Artist Profile: Isabelle Massart-Bursh

Published 12:18 pm Saturday, May 27, 2023

By Emily Burleigh

When Isabelle Massart-Bursh, 57, was offered the chance to become the art teacher at Leesville Junior High School in 2001, she took it in a heartbeat.

She was born, raised and educated in Belgium, but moved to Louisiana through the Council for the Development of French in Louisiana teacher exchange program. “With a background in art education from my native country, my desire was to go back to my first love, art,” she said.

She still teaches there today, and resides in Leesville alongside her husband.

As a child, Massart-Bursh was surrounded by art. I quickly became a tenet of her life. “My mother was always drawing or painting,” she explained. “Being from Europe, where art is everywhere, I have always been immersed in it.”

She said that she became an artist when she was 12 years old. “This is when I painted a cat for the first time and surprised myself with the quality of my work,” she recalled. “That painting is still hanging in my parents’ kitchen.”

The decision to teach others about the beauty of art, as both a practice and source of pleasure, felt like a fated mission. “I think art chose me. I became an art teacher, to share my love of art with others. Then it was logical for me to create and share my own vision with others.”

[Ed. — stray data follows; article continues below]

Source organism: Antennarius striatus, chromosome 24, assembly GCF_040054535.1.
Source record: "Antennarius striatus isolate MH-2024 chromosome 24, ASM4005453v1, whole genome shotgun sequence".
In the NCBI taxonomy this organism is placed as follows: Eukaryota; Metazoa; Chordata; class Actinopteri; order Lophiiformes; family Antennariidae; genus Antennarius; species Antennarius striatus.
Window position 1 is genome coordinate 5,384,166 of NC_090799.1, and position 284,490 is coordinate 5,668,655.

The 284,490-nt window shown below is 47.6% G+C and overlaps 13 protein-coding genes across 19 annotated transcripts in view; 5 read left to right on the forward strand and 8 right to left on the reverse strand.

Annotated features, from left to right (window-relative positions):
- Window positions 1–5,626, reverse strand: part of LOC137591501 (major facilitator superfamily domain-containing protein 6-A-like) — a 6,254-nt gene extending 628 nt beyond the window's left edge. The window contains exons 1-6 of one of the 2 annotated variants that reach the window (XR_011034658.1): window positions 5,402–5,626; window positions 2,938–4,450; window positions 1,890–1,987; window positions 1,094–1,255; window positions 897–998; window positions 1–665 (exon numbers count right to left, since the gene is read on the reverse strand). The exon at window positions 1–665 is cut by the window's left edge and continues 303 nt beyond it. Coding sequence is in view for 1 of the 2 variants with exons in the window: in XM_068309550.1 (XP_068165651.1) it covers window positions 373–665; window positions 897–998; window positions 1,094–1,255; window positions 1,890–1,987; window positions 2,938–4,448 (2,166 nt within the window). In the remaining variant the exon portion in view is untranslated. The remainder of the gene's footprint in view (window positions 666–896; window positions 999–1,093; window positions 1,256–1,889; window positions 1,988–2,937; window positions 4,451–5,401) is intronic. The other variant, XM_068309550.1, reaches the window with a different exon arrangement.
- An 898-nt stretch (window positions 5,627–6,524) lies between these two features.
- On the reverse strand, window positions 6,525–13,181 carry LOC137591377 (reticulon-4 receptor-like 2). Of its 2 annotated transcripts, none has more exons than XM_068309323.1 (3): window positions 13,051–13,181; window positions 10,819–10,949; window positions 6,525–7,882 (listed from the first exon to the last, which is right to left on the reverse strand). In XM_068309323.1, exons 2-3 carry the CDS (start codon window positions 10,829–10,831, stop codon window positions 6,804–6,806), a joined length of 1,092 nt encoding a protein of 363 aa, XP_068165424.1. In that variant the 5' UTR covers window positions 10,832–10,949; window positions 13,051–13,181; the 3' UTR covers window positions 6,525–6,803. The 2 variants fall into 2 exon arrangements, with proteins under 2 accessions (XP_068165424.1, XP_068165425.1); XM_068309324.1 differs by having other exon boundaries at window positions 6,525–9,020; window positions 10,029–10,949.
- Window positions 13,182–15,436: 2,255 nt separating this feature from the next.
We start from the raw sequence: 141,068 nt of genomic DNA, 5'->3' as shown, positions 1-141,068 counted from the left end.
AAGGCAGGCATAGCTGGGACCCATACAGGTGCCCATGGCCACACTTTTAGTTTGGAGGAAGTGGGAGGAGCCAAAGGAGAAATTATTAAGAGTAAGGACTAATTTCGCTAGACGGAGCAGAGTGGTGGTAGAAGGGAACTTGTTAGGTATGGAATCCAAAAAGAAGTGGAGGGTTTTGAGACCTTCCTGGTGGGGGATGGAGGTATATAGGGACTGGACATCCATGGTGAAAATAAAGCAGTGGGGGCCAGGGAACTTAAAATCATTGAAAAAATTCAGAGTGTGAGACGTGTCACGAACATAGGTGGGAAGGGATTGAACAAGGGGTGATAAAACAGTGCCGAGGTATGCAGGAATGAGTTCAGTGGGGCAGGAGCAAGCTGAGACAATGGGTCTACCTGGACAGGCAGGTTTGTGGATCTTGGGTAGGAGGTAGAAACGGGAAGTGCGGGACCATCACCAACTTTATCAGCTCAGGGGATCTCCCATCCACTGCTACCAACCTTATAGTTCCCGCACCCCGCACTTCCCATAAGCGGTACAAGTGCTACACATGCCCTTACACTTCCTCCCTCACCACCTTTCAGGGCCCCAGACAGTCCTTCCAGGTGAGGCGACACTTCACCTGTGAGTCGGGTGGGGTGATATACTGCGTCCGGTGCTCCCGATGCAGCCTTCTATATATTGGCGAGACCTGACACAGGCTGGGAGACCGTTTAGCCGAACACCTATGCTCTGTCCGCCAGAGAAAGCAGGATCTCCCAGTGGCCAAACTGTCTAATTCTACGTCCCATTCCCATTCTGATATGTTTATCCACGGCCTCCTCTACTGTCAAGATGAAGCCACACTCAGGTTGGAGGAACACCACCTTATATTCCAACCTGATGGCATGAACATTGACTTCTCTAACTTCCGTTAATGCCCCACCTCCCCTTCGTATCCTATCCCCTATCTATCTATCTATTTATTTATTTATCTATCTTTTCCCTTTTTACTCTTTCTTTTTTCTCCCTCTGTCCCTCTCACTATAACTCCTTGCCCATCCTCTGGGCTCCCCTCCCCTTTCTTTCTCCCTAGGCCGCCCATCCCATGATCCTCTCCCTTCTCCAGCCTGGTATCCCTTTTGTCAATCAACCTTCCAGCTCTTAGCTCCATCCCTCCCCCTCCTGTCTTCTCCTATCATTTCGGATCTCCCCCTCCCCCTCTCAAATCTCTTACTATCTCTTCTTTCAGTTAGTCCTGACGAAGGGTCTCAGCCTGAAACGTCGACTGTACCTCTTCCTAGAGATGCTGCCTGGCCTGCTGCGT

She is deeply moved by nature and natural processes. “The beauty of a spring morning, the mystery of a cloudy sky, the enchantment of a dark forest, the reflection of the light in the water … that is my inspiration.”

In turn, her favorite aspect of artistry is the process of creation. “I really enjoy the evolution process. You start with a blank canvas, sometimes you have a clear vision of what you want to achieve, but you never really know which direction you are going,” she mused. “Then, the painting comes to life. You retouch some areas, you back up from it, you get frustrated, you walk away …. then you see it.”

Her current muses are clouds, and she is working on a whole series of paintings to encapsulate them. “I like the series because it forces me to improve my technique from one painting to another. It is an evolutionary process.”

“Like nature, art is not static, it changes all the time.”

Ultimately, her goal is to produce eye-opening art. She quoted French Impressionist Edgard Degas, “ ‘Art is not what you see, but what you make others see’… This is what I am trying to achieve.”

The innate nature of art is to expand minds, she explained. “It provokes feelings for the viewer.”

She believes art is a human necessity, and should be a mandatory experience in every community and school.

This philosophy bleeds into her classroom. “Being an art teacher myself, I hear too often from my students, ‘I do not have an imagination,’” she explained. “We need to bring back the desire to create. It is a way of self-expression, it is therapeutic, it is essential to the development of well-rounded human beings.”

She primarily works with acrylic on canvas, sometimes covered with epoxy.

During her artistic career, her works have been displayed in cities throughout Europe and the United States. “Last summer I had the opportunity, with three other artists from the Neutral Strip, to display my work in the city of Grau Du Roi in the south of France.”

The exhibition is titled “Four Artists from the Neutral Strip” and also features art from Joey Governale, Tony McDonald and Rickie Smith.

This show will be displayed in the Lake Charles Historic City Hall from June 17 through August 19. An artist reception will be hosted on its opening day at 5:30.

She maintains an open studio in Leesville.